Since then, Smith has been a full-throated advocate for fishing conservation, fighting hard to denounce the needless killing of fish, promoting marine reserves, and fighting hard to convince local fishing tournaments to switch to circle hooks, which greatly increase a fish’s chance of survival after release. Spending seven days a week on the water for the better part of the last 50 years has given him a crucial perspective. He’s seen the good times and the bad ones in our ocean. He remembers when billfish were practically jumping into the boat, but he also remembers – after years of irresponsible overfishing – how they seemed to all but disappear from the water.
“I have watched so many fisheries decline so bad over the years, and it’s heartbreaking,” Smith says. “I tell my mate from time to time that in five years we’re going to run charters to target bait fish, because there won’t be anything else to fish for.”
But one huge reason Smith fights so hard for conservation is because he’s also seen what the results of effective conservation look like.
“But by the same token, we’ve seen some great recoveries and it’s very gratifying to know that there are some successes going on and they point to a brighter future. And the only way we’re going to have a brighter future is if old farts like myself keep promoting good conservation, and get the young fishermen involved in the same things,” Smith says. “That’s my driving force every day.”
George Poveromo was 16 when he accidentally met Bouncer Smith. This was sometime in the mid-’70s, and Poveromo could not, for the life of him, figure out how to tie a Bimini twist knot. “I got so frustrated that I took a rod and reel and drove to the Castaways dock,” Poveromo remembers. He had $10 in his pocket and was going to give it to the first person he could find that could show him how. The first person he found was Bouncer Smith.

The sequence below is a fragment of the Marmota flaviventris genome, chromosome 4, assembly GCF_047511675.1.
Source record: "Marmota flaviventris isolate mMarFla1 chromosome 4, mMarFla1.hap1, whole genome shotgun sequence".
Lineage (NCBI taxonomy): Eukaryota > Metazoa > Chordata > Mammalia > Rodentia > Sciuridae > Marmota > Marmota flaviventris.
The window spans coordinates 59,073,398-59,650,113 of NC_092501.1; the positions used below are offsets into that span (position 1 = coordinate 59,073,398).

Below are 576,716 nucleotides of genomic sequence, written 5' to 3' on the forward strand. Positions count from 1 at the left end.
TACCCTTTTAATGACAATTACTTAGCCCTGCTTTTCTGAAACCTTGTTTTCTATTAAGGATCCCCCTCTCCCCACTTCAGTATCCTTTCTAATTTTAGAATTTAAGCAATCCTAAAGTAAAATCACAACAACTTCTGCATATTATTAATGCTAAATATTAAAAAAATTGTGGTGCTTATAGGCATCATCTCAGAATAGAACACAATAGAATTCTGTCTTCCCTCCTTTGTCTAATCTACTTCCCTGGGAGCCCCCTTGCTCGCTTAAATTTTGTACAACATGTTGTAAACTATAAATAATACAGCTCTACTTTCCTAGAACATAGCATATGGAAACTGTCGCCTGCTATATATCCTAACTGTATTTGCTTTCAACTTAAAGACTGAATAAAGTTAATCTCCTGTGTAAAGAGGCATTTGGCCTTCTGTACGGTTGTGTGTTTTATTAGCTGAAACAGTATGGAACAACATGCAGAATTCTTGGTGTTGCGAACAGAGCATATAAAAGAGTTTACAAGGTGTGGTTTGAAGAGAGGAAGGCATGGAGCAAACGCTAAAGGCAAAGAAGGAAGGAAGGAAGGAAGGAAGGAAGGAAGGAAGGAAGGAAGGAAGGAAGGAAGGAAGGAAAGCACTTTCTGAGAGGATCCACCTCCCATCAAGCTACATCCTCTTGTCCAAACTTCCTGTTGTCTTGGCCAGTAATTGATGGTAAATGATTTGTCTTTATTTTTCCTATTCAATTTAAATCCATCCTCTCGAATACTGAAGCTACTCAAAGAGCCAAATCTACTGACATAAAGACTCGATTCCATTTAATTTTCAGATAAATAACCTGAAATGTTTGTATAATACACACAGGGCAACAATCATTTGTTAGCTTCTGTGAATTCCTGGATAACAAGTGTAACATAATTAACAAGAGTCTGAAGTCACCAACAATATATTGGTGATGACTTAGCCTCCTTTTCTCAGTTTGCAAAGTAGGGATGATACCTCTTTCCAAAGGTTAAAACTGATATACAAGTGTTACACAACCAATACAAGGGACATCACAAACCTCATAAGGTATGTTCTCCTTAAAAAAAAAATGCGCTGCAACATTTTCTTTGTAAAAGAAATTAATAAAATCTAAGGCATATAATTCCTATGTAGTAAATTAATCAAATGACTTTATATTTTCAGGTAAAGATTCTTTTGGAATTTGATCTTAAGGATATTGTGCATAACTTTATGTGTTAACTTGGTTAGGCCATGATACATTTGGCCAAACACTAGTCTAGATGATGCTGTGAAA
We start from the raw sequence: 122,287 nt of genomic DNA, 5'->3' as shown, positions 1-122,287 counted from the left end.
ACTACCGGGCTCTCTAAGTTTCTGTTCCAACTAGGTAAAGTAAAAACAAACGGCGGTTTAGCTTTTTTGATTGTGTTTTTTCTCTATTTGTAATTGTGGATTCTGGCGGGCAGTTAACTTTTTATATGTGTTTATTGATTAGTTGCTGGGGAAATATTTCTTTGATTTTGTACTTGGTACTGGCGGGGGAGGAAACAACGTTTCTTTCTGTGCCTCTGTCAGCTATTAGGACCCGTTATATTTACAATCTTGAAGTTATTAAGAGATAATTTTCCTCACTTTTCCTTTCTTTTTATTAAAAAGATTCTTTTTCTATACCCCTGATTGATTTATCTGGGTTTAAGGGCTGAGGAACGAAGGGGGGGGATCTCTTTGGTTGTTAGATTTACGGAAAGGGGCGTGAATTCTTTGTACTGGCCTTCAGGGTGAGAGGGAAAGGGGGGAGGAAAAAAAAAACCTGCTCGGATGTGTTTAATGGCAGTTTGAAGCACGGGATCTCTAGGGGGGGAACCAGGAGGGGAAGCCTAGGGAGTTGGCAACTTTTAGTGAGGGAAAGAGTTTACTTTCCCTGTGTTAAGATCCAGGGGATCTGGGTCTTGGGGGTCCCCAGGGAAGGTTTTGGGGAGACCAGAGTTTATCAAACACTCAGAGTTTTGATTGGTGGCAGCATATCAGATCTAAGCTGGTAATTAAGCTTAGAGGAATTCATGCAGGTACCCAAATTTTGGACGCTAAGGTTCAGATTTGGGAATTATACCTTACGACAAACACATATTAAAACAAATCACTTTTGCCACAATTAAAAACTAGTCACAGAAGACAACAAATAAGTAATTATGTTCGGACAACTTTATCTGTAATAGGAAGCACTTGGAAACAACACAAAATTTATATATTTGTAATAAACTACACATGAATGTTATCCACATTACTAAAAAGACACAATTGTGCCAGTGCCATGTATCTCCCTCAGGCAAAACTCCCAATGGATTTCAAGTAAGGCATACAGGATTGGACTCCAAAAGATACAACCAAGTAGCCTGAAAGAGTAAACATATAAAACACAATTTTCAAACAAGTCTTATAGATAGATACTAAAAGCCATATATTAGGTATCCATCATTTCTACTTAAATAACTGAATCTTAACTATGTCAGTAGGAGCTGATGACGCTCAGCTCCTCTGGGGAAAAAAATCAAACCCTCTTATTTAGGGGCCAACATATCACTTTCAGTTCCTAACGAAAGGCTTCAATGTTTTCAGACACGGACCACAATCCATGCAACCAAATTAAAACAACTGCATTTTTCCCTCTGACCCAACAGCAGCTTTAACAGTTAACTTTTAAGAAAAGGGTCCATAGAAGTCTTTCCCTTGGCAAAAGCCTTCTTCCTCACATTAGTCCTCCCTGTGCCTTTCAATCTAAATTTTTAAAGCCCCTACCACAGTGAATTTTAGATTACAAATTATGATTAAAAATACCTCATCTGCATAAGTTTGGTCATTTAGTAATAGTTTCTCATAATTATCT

“He wouldn’t even take the money from me,” Poveromo says.
Today, Poveromo is a wildly accomplished angler himself, and the host of George Poveromo’s World of Saltwater Fishing on NBC Sports. He and Smith are good friends too – and Smith isn’t quite done teaching him a lesson when necessary.
“He gave me a spanking about a month ago,” Poveromo says. “I ran a picture on my Facebook page of a white marlin we caught and released in the Bahamas.”
Poveromo, admittedly, got too excited in this picture, and hoisted the fish out of the water, which you are not supposed to do if you plan on releasing it, as it decreases the fish’s likelihood of survival. Shortly after, he got an email from Bouncer. Poveromo apologized, admitted he was wrong, and never did it again.
“I’m his friend,” he says, “and he still took the paddle to me.”
Smith has never been afraid of speaking his mind when it comes to conservation, and even before Poveromo found himself on the receiving end of that mind, he knew this to be true. Poveromo and Smith worked together to convert the Miami Billfish Tournament into a release tournament, which had a domino effect on the Fort Lauderdale Billfish Tournament and the Pompano Beach Fishing Rodeo, the three biggest billfish tournaments in Florida. It was a huge win for conservation and public awareness but, Poveromo notes, “not a popular thing to do.”
“There was a big black market for sailfish back then,” he says. “What these captains would do is talk their clients into mounting the sailfish, which they’d get a commission on, and then they’d illegally sell the meat. There were some big-name charter captains back in the day that made an incredible living killing sailfish.”
Smith was better than all of them, of course, and could have joined in on the profit himself — even if he wanted to do so legally. “A lot of charter boats have permits to sell their fish and they make money,” says Abie Raymond, who’s been Smith’s first mate for most of the last decade. “Bouncer is an excellent fisherman, and he could have made hundreds of thousands of dollars over the course of his lifetime selling these fish. But he chose not to.”